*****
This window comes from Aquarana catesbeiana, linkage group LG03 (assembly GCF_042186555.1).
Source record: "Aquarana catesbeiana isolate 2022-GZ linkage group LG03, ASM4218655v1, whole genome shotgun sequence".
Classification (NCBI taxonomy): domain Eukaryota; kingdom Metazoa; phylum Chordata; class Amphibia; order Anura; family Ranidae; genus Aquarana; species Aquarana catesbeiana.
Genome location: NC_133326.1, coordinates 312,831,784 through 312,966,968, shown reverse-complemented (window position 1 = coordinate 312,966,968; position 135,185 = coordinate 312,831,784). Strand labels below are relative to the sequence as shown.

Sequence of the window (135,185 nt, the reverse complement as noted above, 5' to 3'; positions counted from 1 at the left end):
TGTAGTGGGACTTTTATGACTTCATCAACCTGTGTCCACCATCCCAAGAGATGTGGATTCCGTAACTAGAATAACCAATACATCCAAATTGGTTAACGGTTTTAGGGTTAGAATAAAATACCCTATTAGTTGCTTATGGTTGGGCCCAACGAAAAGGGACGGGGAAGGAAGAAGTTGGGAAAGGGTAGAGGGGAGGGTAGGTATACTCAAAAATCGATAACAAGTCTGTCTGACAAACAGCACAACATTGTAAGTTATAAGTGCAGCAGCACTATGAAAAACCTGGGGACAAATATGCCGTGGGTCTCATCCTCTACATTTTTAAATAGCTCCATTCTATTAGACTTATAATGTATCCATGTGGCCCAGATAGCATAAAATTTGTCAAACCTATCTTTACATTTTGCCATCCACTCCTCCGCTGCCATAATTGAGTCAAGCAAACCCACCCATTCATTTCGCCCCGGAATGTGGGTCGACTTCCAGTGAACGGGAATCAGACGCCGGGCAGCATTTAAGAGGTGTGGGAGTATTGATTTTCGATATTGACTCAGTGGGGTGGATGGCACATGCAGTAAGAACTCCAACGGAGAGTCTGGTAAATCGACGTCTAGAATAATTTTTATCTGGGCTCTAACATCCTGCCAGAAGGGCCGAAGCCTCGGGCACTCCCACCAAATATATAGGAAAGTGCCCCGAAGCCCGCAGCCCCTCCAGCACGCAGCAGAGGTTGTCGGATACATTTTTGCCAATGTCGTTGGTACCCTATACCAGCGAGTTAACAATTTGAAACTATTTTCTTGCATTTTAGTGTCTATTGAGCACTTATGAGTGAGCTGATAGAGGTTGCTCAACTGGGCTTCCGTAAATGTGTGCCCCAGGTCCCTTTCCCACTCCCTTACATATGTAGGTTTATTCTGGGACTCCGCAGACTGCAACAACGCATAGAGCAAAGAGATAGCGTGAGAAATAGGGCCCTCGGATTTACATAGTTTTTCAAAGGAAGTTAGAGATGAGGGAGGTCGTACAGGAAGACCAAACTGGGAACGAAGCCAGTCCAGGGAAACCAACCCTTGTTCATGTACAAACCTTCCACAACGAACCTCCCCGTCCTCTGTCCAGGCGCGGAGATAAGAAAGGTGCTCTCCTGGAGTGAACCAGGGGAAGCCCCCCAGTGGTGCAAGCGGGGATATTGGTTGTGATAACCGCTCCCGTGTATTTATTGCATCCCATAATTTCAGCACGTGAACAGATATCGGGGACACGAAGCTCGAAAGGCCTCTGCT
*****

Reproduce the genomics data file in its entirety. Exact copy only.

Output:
This window comes from Aquarana catesbeiana, linkage group LG03 (assembly GCF_042186555.1).
Source record: "Aquarana catesbeiana isolate 2022-GZ linkage group LG03, ASM4218655v1, whole genome shotgun sequence".
Classification (NCBI taxonomy): domain Eukaryota; kingdom Metazoa; phylum Chordata; class Amphibia; order Anura; family Ranidae; genus Aquarana; species Aquarana catesbeiana.
Genome location: NC_133326.1, coordinates 312,831,784 through 312,966,968, shown reverse-complemented (window position 1 = coordinate 312,966,968; position 135,185 = coordinate 312,831,784). Strand labels below are relative to the sequence as shown.

Sequence of the window (135,185 nt, the reverse complement as noted above, 5' to 3'; positions counted from 1 at the left end):
TGTAGTGGGACTTTTATGACTTCATCAACCTGTGTCCACCATCCCAAGAGATGTGGATTCCGTAACTAGAATAACCAATACATCCAAATTGGTTAACGGTTTTAGGGTTAGAATAAAATACCCTATTAGTTGCTTATGGTTGGGCCCAACGAAAAGGGACGGGGAAGGAAGAAGTTGGGAAAGGGTAGAGGGGAGGGTAGGTATACTCAAAAATCGATAACAAGTCTGTCTGACAAACAGCACAACATTGTAAGTTATAAGTGCAGCAGCACTATGAAAAACCTGGGGACAAATATGCCGTGGGTCTCATCCTCTACATTTTTAAATAGCTCCATTCTATTAGACTTATAATGTATCCATGTGGCCCAGATAGCATAAAATTTGTCAAACCTATCTTTACATTTTGCCATCCACTCCTCCGCTGCCATAATTGAGTCAAGCAAACCCACCCATTCATTTCGCCCCGGAATGTGGGTCGACTTCCAGTGAACGGGAATCAGACGCCGGGCAGCATTTAAGAGGTGTGGGAGTATTGATTTTCGATATTGACTCAGTGGGGTGGATGGCACATGCAGTAAGAACTCCAACGGAGAGTCTGGTAAATCGACGTCTAGAATAATTTTTATCTGGGCTCTAACATCCTGCCAGAAGGGCCGAAGCCTCGGGCACTCCCACCAAATATATAGGAAAGTGCCCCGAAGCCCGCAGCCCCTCCAGCACGCAGCAGAGGTTGTCGGATACATTTTTGCCAATGTCGTTGGTACCCTATACCAGCGAGTTAACAATTTGAAACTATTTTCTTGCATTTTAGTGTCTATTGAGCACTTATGAGTGAGCTGATAGAGGTTGCTCAACTGGGCTTCCGTAAATGTGTGCCCCAGGTCCCTTTCCCACTCCCTTACATATGTAGGTTTATTCTGGGACTCCGCAGACTGCAACAACGCATAGAGCAAAGAGATAGCGTGAGAAATAGGGCCCTCGGATTTACATAGTTTTTCAAAGGAAGTTAGAGATGAGGGAGGTCGTACAGGAAGACCAAACTGGGAACGAAGCCAGTCCAGGGAAACCAACCCTTGTTCATGTACAAACCTTCCACAACGAACCTCCCCGTCCTCTGTCCAGGCGCGGAGATAAGAAAGGTGCTCTCCTGGAGTGAACCAGGGGAAGCCCCCCAGTGGTGCAAGCGGGGATATTGGTTGTGATAACCGCTCCCGTGTATTTATTGCATCCCATAATTTCAGCACGTGAACAGATATCGGGGACACGAAGCTCGAAAGGCCTCTGCT